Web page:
Marvel's Agent Carter

…premiers tomorrow night. I’m looking forward to this. Haley Atwell is good, but I noticed that Enver Gjokaj is part of the cast as well. I detect Whedon’s hand in this. Enver was phenomenal on Dollhouse but has had few opportunities since.

I quit Agents of Shield, so I hope this is better at keeping my attention. The setting and casting is off to a great start.

Agents got way, way better. You might want to check back in.

Just picking up at the start of season 2 is ok?

Not really. You need to watch all of the episodes after the release of Winter Soldier for things to make sense. Start with 16, the appropriately named “End of the Beginning.”

Yeah, definitely do NOT just start back at season 2 - you really need to go back to the season 1 tie in with Captain America Winter Solider (and have seen that movie). I’m not as big a fan of the show as Dave and others are (I think it’s only o.k. now), but it’s undeniably much, much better than it was at the beginning of the first season, when I bailed about 4 episodes in despite being a Marvel zombie, through and through.

lord, you may have stopped right around where my son and I did, at the end of the break in the first season, and we went back and re-watched them and they get exceptionally better right after the show returned from the break, it turns out, and continues to grow and become better and better.

Agent Carter could be good, but I’m not super into it yet. I’ve set it to record and will watch as time allows, but Tuesdays are already a super packed TV night for us so we’ll see. Initial reviews seems quite positive, which is promising.

Ok, will do. Just have to find the time. :)

Initial reviews are leaving me cautiously optimistic.

— Alan

I like the way Marvel occasionally picks up the ball and runs with it. Like Coulson, and now Peggy Carter (she just nailed that part so hard in the first Captain America film).

Well that was a considerably better series premiere than Agents of SHIELD. Plus it had Bubbles, Eli, and Lt. Tom Pullings (as a flesh and blood Jarvis,finally.)

Yeah, the boy and I agreed it was excellent and will keep watching.

I sadly forgot to record it. Ah, well - looks like a replay on Saturday.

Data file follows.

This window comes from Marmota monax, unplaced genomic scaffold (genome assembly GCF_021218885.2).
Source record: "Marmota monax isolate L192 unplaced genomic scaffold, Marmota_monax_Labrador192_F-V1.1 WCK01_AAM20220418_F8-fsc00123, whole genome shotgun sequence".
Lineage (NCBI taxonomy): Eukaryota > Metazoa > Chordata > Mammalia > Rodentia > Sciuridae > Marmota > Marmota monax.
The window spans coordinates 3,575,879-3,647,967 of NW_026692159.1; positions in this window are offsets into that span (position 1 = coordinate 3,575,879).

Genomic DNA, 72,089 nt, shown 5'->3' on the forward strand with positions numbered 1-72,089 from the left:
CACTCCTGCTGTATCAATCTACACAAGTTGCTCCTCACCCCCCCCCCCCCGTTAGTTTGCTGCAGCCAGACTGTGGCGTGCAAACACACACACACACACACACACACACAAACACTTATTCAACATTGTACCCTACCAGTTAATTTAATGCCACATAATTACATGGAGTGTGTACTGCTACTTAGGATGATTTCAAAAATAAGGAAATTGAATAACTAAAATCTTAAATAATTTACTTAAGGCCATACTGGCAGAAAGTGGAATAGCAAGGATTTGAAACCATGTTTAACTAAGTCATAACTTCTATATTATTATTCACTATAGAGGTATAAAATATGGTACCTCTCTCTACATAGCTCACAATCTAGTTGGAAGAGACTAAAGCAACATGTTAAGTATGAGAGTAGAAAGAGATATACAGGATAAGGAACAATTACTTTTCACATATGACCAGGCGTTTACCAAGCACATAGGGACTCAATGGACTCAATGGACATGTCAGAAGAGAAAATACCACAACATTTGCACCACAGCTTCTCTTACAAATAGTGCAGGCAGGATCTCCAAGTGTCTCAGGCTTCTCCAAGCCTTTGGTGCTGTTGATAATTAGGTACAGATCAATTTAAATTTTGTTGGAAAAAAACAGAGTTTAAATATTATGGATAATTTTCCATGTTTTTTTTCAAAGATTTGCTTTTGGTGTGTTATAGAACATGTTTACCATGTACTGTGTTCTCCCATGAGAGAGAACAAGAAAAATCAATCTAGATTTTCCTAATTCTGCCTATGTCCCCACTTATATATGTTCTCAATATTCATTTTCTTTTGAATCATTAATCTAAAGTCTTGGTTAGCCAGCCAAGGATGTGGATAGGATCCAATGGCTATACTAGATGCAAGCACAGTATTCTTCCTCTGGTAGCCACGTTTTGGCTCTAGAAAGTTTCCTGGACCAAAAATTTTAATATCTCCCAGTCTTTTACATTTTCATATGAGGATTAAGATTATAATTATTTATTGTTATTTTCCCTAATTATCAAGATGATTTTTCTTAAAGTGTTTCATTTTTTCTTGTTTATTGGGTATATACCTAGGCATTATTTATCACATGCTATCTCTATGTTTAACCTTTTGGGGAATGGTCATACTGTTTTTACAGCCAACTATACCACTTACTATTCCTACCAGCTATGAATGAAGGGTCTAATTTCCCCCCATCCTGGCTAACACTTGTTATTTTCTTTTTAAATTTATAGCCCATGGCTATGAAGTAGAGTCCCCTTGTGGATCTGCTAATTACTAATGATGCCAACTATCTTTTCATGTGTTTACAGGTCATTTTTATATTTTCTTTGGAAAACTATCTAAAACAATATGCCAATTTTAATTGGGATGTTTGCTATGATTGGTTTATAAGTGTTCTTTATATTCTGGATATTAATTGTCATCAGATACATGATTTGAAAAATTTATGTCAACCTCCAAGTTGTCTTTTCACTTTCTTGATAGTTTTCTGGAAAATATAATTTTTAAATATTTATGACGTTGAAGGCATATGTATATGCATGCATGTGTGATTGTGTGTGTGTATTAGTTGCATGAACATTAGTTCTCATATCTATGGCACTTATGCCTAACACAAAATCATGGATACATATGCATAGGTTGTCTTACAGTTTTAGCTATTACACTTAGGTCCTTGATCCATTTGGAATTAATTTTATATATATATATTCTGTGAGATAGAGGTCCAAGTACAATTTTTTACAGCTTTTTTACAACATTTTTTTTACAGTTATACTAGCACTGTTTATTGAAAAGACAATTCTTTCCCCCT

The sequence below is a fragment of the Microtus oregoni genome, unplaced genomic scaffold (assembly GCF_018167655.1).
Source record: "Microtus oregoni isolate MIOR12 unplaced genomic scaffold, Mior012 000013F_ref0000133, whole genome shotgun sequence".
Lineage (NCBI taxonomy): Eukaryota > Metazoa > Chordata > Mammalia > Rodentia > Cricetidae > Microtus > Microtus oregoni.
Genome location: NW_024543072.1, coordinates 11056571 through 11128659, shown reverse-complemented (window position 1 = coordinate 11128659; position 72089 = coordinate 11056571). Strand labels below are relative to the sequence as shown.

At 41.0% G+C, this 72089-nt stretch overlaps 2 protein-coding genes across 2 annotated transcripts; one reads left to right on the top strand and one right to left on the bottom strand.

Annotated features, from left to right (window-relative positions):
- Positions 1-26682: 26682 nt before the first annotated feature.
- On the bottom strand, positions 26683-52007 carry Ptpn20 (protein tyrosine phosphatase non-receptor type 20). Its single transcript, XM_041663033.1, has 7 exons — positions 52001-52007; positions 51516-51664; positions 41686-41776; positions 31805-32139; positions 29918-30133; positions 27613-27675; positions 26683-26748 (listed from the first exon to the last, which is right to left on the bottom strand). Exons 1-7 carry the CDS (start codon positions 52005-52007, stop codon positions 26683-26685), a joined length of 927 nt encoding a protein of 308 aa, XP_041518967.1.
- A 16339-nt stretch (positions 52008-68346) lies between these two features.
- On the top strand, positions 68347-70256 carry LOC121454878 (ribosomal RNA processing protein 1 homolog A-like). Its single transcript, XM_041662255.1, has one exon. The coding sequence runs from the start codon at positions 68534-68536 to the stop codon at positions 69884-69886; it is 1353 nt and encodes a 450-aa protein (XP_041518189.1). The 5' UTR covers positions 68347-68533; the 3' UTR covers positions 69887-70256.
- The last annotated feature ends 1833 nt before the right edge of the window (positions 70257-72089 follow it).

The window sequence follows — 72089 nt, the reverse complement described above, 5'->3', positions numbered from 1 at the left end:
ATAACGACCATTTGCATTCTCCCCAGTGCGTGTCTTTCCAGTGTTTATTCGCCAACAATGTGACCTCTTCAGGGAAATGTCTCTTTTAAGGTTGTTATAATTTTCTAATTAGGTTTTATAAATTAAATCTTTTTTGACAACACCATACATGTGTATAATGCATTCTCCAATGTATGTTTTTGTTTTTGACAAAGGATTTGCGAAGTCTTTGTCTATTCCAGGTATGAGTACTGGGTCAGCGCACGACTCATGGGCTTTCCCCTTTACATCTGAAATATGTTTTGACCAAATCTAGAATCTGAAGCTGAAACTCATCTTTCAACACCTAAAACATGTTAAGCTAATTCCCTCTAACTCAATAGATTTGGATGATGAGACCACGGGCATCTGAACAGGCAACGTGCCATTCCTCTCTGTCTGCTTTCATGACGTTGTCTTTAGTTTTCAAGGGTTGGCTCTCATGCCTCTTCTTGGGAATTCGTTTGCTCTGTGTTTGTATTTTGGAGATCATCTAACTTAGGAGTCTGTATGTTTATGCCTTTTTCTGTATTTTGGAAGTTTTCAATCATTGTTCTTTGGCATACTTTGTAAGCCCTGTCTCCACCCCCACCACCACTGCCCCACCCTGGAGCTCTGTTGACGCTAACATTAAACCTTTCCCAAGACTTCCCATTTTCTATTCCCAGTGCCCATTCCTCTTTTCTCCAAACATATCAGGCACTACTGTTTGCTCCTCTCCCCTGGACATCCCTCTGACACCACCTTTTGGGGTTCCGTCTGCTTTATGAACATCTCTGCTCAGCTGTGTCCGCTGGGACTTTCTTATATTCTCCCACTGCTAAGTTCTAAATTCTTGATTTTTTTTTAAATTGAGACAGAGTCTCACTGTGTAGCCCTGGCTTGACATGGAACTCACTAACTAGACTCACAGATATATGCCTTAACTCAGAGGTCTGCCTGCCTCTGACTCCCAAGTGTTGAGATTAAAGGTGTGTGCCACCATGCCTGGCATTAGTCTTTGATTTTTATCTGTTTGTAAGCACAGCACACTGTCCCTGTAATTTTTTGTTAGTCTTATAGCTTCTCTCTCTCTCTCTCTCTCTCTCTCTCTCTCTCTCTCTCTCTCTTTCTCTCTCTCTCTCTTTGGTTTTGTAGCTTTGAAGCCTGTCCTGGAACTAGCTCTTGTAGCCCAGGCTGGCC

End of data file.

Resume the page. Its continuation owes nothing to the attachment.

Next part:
Enjoyed the period piece aspects:

An Automat!!

The guys expecting Carter to get coffee.

Radio drama.

“Ladies problem”

Manual typewriters.

But the Antman trailer was bizarre: Since when is Antman an excon named Sky? Where is Hank Pym??

Paul Rudd is playing Scott Lang, who in the comics is a security expert driven to becoming a thief who works with Hank Pym after stealing the Ant-Man suit and shrinking gas. Hank Pym is being portrayed by Michael Douglass.

The period stuff was nice, particularly the 40s hi tech.

Good first episode, she can definitely carry it, and with some emotional depth too. The feminist angle is a bit over-larded, but what the hey, it’s good to be reminded of how bad things often were.

Anything salient one needs to be caught up on before jumping in at 16? Dropped it after about 3 episodes…

Okay, I guess I’ll be the voice of dissent. I didn’t care for it. While I think Hayley Atwell put in a fine performance and Shea Whigham is always a joy to watch, this two-hour premiere just didn’t resonate with me. I thought the basic plot was silly and the villains were kind of dumb. I mean another super-tech MacGuffin chase? Yawn. Plus, the constant “HEY DON’T FORGET THIS WAS A MAN’S WORLD IN THE 40’S” got tiresome.

I will say that I liked the relationship between Jarvis and Carter. I’m not sure it’s enough to pull me in for another episode, but them keeping it platonic was nice.

Nerd nitpick: If that scrap lump was supposed to be the whole refinery compressed into a ball, wouldn’t it have weighed a lot more than a truck could pull?

Yup. I think I’d watch a '40s police procedural, but between the unceasing torrent of Marvel movies and The Flash, I think I’ve reached comic-book-to-screen saturation.

Understanding the time period and what was happening historically helps with the seemingly heavy handed feminist angle. This is during a time just after WWII. Women had stepped into the working world in a major way during the war and once the war was over most of those women were displaced as the men came back from war. In a lot of ways, the post WWII era ignited the feminist movement. Women had a taste of independence and thats a hard thing to give up once you have experienced it.